In re Accutane Litigation, 235 N.J. 229 (2018). [Disclosure: I argued this appeal, together with co-counsel, on behalf of the plaintiffs. The opinions expressed in this post are mine alone, and are not attributable to or necessarily reflective of the views of other counsel for plaintiffs in the matter.] Two months after the Supreme Court barred the experts for plaintiffs in this Multi-County Litigation who claimed that Accutane caused their Crohn’s Disease, striking the death knell for several thousand such cases, the Court yesterday doomed 532 more cases, granting summary judgment to defendants in all of them.
In an opinion by Justice Albin that applied de novo review to the legal issues presented, the Court ruled that plaintiffs did not sufficiently demonstrate that defendants’ warnings about Accutane after 2002 regarding inflammatory bowel disease were inadequate. The Court applied New Jersey’s Product Liability Act, N.J.S.A. 2A:58C-4 (“NJPLA”), to all the cases, even those in which the plaintiffs lived, were prescribed and took Accutane, and were injured outside of New Jersey, and held that plaintiffs’ evidence did not rise to the level that the NJPLA requires in order to rebut its presumption of labeling adequacy where the FDA has approved the labeling.
The decision to apply the NJPLA to plaintiffs from all states was based on the idea, stated in Ginsberg v. Quest Diagnostics, Inc., 227 N.J. 7 (2016), that where there are many, potentially conflicting state laws at issue, it may be more efficient and manageable to apply one state’s law to everyone. The laws of the 45 states from which the relevant universe of plaintiffs hailed were not uniform, and it would have been an “arduous and burdensome task” to apply the laws of each state, as t had done. In the circumstances, the factors that comprise the “most significant relationship” test that governs choice of law did not lead to a clear result. But once the Court applied “overarching principles” such as the needs of the interstate system, the need for certainty, predictability, and uniformity of result, and ease of determination and application of the law to be applied, the Court concluded that the NJPLA should govern globally.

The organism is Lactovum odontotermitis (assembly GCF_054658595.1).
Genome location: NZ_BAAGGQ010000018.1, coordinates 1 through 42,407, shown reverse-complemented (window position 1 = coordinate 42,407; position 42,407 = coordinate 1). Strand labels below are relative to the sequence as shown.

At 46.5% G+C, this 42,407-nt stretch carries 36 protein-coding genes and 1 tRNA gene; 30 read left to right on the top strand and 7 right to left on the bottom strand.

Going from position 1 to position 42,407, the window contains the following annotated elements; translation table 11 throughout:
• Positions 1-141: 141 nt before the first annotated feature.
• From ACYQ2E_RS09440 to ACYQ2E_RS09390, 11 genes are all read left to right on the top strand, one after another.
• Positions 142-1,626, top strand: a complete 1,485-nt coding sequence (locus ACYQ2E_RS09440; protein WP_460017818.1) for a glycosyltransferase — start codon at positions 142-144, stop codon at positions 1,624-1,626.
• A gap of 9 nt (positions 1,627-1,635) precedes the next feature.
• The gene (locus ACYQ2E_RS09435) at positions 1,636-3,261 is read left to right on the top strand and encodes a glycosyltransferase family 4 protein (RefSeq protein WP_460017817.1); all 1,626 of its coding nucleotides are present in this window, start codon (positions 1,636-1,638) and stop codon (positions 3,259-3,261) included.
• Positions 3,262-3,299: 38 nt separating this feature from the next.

Justice Albin then proceeded to examine plaintiffs’ evidence in support of their contention that they had overcome the NJLPA’s presumption of labeling adequacy. He stated that the presumption of labeling adequacy can be rebutted only by clear and convincing evidence. That is a standard “protective of responsible drug manufacturers,” which the Court found was the intent of the Legislature in adopting the NJPLA. Analyzing plaintiffs’ proofs one by one, the Court concluded that they did not rise to the required level.
While recognizing that, in this summary judgment context, the evidentiary record needed to be viewed most favorably to plaintiffs, the Court minimized plaintiffs’ evidence in various ways. Thus, the Court characterized plaintiffs’ proofs as “isolated examples … exhumed from the volumes of evidence” in the overall record. But gold nuggets are no less golden merely because they are surrounded by other less than valuable materials. The Court’s view (to shift to a different metaphor) did not fully take account of plaintiffs’ construction of a mosaic of evidence in their favor.
This was another bitter pill for Accutane plaintiffs to swallow. But the NJPLA’s rebuttable presumption has been difficult to overcome, and this case turned out to be no different.